Jennifer Pollack — moved to Thursday Feb 18, 14:30-15:30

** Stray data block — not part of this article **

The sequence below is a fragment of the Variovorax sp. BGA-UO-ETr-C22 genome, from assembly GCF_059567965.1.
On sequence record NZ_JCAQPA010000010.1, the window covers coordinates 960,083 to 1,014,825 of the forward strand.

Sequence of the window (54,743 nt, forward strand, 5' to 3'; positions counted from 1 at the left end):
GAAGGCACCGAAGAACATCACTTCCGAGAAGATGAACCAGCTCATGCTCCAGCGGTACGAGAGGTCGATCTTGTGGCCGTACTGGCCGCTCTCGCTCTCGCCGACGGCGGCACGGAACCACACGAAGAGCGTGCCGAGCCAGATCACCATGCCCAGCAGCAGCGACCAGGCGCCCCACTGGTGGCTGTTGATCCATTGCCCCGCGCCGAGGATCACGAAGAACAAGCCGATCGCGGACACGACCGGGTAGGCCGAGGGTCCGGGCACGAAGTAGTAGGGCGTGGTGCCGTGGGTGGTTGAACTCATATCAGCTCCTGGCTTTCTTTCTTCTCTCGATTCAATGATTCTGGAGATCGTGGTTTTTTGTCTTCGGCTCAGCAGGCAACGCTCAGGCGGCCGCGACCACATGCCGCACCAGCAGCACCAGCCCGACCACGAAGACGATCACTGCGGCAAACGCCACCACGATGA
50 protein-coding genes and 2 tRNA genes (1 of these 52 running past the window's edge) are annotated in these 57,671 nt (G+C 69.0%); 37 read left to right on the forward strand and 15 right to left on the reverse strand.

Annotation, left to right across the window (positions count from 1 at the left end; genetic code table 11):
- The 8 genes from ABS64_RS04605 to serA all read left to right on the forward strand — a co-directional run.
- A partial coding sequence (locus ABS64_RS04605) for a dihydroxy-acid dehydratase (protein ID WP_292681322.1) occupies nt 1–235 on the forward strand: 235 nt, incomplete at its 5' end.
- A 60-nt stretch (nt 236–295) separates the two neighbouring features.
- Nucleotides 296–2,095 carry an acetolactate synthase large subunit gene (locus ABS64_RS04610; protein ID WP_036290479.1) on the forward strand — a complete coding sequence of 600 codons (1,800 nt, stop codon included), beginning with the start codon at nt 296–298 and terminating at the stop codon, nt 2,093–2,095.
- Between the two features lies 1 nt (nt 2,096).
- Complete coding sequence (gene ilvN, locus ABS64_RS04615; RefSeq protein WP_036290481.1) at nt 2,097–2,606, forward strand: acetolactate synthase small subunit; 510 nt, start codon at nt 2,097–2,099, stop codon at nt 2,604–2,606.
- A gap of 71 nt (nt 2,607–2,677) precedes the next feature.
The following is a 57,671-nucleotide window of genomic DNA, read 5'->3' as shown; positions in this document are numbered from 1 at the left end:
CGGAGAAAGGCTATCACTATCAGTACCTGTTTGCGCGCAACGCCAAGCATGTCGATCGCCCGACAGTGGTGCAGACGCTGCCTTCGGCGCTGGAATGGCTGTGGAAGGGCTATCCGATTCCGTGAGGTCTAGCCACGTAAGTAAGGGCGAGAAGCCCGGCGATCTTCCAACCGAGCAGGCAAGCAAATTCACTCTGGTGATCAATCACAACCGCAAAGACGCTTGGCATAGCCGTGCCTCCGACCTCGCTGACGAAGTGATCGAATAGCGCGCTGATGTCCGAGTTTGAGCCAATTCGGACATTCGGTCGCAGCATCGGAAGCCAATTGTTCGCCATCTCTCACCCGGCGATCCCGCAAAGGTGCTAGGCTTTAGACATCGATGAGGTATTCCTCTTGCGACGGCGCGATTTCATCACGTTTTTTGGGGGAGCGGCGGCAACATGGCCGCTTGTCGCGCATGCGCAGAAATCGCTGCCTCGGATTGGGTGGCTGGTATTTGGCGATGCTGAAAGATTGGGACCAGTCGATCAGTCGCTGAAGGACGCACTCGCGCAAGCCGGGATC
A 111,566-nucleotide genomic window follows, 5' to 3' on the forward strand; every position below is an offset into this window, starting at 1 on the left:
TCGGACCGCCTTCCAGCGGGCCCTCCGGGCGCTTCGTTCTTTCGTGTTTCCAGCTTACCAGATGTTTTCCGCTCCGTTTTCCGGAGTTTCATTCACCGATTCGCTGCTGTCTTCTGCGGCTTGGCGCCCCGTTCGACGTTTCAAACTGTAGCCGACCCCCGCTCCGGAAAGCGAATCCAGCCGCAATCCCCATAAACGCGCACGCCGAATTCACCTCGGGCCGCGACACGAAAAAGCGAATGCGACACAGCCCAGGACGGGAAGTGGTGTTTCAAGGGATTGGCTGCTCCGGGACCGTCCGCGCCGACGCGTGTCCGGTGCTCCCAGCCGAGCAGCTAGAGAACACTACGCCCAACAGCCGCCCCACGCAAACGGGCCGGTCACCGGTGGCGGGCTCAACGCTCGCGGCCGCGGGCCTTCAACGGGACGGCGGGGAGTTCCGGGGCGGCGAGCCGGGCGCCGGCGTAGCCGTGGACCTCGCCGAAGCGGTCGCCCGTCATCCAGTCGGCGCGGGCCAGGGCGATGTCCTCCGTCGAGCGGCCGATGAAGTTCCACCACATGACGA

The clustering properties of galaxies, when accurately estimated and modelled, have the potential to act as a powerful probe in cosmology. The higher-order connected moments, beginning at lowest order with the three-point correlation function and its Fourier analogue, thebispectrum, encode important information regarding the growth and properties of the large-scale structure of the Universe. In this talk, I will give a brief overview about cosmological investigations with the bispectrum. I will provide some examples of how it can be used as diagnostic tool for cosmology. However, I will also be realistic and highlight the theoretical and observational challenges that must be resolved in order for the galaxy bispectrum to be used as a powerful cosmic probe. I would like to share what my involvement in that endeavour has been and how I intend to use the bispectrum to learn more about dark matter halo bias.